Fair Warning – ‘The Box’

album by:
Fair Warning

Reviewed by:
On 2 July 2014
Last modified:2 July 2014


"...there can be a lot worse ways for a fan of melodic power rock to spend an afternoon than exploring this worthy collection..."

This box set is one of those kind that brings together a number of a particular band’s album in a cheap and cheerful manner… In this case, the collection marks the latter stages of hugely under-rated German melodic hard rockers Fair Warning‘s career, from 1997’s patchy ‘Go!’ through to 2000’s ‘Four’, and the first stage of their rebirth, in the shape of 2006’s comeback opus ‘Brother’s Keeper’ and 2009’s ‘Aura’.

Fair Warning - The Box artworkAs with most collections of this nature, all of the albums have been unavailable (officially at least) for quite some time, and the cut price packaging therefore makes such re-issues an attractive offering for those seeking to populate their back catalogues with that long-lost or over-looked blast from the blast.

For those unfamiliar with Fair Warning, the band came together back in 1991, when former V2 vocalist Tommy Heart teamed up with bassist Ule Ritgen, who most recently had collaborated with Teutonic proggers Zeno and former Scorpions axemeister Uli Jon Roth.  Their self-titled debut album went platinum in their native Germany, and was followed by three more studio offerings and a live platter (recorded in Japan and included here) before calling it a day, re-emerging from their hiatus in 2006, since which time they have released the two aforementioned studio albums, plus last year’s ‘Sundancer’, and another live platter (again recorded in Tokyo).

This collection picks up the FW story with their third album, ‘Go!’.  As referenced above, it’s a patchy offering – it’s as if the band couldn’t decide if they wanted to remain fixated with 80s-era Scorpions (as on ‘I’ll Be There’ or ‘Follow My Heart’) or move forward into a more modern (for the 90s anyway) power metal direction, and got stuck somewhere in the middle.  Nevertheless, it’s a valuable snapshot of the band’s development and an interesting snapshot of its particular moment in time.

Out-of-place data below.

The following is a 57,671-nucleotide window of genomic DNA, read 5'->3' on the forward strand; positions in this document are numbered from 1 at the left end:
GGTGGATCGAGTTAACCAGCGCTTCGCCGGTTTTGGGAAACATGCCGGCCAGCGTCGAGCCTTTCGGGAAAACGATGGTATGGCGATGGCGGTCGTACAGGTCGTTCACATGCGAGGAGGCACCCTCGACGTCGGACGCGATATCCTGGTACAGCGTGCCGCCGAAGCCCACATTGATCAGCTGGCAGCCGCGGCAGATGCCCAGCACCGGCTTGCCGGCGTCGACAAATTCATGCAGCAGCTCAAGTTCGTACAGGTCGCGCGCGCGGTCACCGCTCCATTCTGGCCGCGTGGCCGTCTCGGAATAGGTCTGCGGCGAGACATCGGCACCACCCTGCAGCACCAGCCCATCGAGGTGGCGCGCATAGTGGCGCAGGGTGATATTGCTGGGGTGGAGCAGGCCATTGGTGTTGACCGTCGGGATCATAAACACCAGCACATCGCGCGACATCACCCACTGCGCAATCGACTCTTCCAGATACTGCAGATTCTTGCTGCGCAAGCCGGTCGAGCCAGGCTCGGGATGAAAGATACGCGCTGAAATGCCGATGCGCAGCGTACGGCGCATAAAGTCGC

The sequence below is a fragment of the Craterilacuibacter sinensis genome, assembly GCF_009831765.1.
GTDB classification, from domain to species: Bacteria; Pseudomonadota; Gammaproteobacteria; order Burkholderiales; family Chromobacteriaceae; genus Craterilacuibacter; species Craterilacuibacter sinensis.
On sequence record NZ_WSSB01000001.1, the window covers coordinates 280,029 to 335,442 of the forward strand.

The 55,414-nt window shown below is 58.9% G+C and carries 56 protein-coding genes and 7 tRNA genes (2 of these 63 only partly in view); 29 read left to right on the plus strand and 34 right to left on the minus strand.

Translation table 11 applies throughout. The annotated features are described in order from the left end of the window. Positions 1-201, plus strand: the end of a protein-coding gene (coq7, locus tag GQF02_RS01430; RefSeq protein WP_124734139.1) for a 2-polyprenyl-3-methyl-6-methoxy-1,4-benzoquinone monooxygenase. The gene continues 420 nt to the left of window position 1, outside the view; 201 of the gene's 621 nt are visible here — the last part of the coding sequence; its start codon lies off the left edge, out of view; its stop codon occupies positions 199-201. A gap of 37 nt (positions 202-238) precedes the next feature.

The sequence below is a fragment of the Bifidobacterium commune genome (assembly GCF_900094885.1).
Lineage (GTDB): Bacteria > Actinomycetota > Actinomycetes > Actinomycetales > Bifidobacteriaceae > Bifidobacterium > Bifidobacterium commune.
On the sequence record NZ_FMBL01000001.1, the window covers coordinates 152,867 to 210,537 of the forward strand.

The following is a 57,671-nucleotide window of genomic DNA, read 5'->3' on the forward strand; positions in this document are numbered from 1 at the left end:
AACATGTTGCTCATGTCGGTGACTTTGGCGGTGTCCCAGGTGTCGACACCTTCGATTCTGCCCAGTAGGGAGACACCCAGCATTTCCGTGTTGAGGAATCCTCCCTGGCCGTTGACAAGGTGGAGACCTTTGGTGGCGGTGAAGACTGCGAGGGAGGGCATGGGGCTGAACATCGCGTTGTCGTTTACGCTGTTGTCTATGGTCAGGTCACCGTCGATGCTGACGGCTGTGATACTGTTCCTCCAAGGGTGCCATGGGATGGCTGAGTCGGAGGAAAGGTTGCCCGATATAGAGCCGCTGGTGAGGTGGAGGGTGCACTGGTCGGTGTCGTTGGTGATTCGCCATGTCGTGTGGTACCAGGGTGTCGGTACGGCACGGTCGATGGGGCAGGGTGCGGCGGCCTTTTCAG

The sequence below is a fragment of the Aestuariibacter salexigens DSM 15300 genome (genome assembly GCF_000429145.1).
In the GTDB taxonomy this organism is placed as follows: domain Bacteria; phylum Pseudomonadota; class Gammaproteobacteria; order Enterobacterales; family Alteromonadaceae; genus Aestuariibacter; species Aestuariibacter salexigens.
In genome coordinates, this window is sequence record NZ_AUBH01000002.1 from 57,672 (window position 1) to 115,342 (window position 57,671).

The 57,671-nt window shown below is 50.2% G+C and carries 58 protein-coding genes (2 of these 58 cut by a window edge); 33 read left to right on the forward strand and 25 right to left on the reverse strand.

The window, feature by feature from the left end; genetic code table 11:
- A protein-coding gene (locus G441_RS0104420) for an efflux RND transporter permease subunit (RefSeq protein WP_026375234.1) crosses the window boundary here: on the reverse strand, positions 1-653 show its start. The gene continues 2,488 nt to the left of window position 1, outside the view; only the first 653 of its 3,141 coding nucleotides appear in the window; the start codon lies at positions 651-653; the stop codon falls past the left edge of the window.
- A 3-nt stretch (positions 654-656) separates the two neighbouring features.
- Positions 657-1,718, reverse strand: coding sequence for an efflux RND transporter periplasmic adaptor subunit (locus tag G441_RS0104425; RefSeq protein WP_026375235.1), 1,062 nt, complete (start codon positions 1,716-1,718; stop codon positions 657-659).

Recorded on the subsequent tour, ‘Live And More’ is a decent example of its type, showcasing the band – and particularly Heart’s extremely powerful vocals – extremely well:  the songs from the previous album definitely sound stronger and more passionate in the live arena, and the recording doesn’t sound in the slightest bit dated (which is surprising since, as far as I can tell, there was no remastering or any other ‘modernization’ done to either this or the accompanying four studio albums).  The ‘…More’ refers to three studio songs – ‘Like A Rock’, ‘Meant To Be’ and ‘Out Of The Night’ appended to the end of the live recording, but for no real apparent purpose, either then or now…

Fair Warning - Four Artwork‘Four’ – no prizes for guessing the significance of the title – brought the first stage of the band’s career to an end, and is another fairly standard melodic metal-edged hard rock, if somewhat more consistent in its overall approach, as well as benefitting from a much stronger production, which really draws out the depth of Heart’s vocal.